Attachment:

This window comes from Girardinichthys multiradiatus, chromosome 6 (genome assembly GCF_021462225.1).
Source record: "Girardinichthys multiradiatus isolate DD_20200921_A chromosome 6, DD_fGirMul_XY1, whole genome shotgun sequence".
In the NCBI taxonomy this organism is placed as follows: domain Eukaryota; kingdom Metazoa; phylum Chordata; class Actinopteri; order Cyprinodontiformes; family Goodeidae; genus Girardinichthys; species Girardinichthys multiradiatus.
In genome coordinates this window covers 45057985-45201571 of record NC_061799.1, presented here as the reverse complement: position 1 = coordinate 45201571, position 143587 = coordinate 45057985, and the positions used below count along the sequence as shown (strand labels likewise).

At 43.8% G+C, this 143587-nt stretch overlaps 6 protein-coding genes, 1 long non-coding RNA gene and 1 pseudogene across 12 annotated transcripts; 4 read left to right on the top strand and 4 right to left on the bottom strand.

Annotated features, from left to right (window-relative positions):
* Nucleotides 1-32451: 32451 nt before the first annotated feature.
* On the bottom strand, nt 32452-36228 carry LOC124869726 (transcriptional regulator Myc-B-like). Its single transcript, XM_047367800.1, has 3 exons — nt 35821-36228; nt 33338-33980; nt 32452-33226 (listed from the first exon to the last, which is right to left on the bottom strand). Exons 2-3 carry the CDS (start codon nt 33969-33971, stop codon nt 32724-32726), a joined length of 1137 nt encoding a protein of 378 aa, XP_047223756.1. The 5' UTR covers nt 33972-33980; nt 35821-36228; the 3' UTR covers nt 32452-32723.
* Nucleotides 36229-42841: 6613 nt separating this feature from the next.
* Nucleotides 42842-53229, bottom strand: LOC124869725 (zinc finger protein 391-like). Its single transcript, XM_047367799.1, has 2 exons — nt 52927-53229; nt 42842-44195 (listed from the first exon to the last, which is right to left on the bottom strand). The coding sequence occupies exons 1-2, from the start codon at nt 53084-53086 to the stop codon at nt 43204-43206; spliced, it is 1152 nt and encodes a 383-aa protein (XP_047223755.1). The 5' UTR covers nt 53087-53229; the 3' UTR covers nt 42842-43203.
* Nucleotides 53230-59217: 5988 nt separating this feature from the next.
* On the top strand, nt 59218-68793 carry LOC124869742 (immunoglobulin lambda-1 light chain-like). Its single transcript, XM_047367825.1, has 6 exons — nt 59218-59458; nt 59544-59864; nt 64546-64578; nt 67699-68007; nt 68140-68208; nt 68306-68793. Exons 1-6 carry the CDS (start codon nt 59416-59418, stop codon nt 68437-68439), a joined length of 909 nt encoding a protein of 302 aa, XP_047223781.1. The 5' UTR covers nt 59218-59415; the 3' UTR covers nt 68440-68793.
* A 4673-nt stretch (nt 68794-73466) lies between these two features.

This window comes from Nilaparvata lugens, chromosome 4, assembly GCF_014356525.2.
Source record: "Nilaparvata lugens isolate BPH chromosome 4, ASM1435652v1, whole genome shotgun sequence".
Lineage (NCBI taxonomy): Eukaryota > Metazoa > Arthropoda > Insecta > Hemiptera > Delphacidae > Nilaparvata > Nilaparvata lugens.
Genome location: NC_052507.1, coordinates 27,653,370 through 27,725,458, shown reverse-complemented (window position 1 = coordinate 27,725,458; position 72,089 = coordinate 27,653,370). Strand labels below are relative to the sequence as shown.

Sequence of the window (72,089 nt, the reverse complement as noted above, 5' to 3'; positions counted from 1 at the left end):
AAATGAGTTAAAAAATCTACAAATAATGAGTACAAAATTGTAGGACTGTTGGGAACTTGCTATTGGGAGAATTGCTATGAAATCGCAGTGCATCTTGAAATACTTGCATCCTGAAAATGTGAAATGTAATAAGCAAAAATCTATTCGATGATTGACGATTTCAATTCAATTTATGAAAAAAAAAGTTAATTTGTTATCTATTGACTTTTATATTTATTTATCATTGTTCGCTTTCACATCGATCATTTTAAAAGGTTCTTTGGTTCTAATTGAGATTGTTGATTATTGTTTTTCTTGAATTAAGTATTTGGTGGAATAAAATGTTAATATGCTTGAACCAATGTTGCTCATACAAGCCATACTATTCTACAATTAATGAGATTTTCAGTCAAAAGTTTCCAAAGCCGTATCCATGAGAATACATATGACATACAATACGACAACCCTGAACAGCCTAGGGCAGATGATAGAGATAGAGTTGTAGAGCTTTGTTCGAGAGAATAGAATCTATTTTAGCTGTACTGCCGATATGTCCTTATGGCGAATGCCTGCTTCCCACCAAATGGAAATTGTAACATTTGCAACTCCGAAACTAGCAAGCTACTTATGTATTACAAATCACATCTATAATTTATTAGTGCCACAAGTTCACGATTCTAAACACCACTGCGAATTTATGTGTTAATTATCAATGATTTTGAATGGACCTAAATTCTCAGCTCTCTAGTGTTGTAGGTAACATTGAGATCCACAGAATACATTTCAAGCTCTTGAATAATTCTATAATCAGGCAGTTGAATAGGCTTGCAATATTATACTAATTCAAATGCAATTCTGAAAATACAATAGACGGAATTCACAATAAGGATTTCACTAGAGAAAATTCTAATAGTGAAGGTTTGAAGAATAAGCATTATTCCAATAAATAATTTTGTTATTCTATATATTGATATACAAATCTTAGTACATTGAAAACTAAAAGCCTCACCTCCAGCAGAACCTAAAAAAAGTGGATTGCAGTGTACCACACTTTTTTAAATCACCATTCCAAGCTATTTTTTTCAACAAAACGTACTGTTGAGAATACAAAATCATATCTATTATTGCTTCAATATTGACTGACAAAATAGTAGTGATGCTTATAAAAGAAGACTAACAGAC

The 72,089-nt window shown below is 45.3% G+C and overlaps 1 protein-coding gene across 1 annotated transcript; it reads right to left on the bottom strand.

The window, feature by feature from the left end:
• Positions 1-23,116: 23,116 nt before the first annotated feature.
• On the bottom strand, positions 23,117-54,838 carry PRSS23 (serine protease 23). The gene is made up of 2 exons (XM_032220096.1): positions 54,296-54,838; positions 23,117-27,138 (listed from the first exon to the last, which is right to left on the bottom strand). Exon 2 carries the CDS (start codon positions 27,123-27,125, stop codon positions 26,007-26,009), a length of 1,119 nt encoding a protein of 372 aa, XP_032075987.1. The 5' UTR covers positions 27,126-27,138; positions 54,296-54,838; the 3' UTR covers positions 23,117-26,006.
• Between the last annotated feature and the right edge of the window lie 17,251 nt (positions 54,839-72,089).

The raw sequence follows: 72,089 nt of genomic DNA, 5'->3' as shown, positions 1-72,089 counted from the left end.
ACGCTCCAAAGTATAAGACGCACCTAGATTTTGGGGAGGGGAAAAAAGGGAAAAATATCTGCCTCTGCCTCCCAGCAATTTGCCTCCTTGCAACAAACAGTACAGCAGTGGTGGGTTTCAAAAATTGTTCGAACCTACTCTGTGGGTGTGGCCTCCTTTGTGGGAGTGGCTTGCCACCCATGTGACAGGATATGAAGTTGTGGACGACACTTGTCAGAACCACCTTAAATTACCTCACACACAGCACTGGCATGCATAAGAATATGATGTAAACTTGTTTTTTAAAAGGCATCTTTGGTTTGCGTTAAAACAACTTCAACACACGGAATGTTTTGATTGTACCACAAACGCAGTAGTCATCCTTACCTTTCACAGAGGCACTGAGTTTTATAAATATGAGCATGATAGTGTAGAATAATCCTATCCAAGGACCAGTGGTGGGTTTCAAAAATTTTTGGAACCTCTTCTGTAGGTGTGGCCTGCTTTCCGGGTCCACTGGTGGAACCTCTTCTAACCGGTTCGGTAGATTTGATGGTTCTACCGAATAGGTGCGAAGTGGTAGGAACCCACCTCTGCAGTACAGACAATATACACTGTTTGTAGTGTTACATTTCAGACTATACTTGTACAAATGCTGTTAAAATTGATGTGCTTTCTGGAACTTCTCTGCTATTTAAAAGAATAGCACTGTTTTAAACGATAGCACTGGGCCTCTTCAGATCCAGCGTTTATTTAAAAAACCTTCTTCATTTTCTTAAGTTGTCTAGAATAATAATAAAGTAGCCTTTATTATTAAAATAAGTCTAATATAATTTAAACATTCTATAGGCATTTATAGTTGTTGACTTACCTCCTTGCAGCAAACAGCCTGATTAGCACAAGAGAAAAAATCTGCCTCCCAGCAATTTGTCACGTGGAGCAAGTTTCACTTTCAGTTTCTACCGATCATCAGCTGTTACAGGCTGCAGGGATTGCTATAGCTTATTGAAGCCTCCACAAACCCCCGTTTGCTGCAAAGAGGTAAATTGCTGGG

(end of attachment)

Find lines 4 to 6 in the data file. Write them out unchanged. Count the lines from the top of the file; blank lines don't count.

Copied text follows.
In genome coordinates this window covers 45057985-45201571 of record NC_061799.1, presented here as the reverse complement: position 1 = coordinate 45201571, position 143587 = coordinate 45057985, and the positions used below count along the sequence as shown (strand labels likewise).

At 43.8% G+C, this 143587-nt stretch overlaps 6 protein-coding genes, 1 long non-coding RNA gene and 1 pseudogene across 12 annotated transcripts; 4 read left to right on the top strand and 4 right to left on the bottom strand.

Annotated features, from left to right (window-relative positions):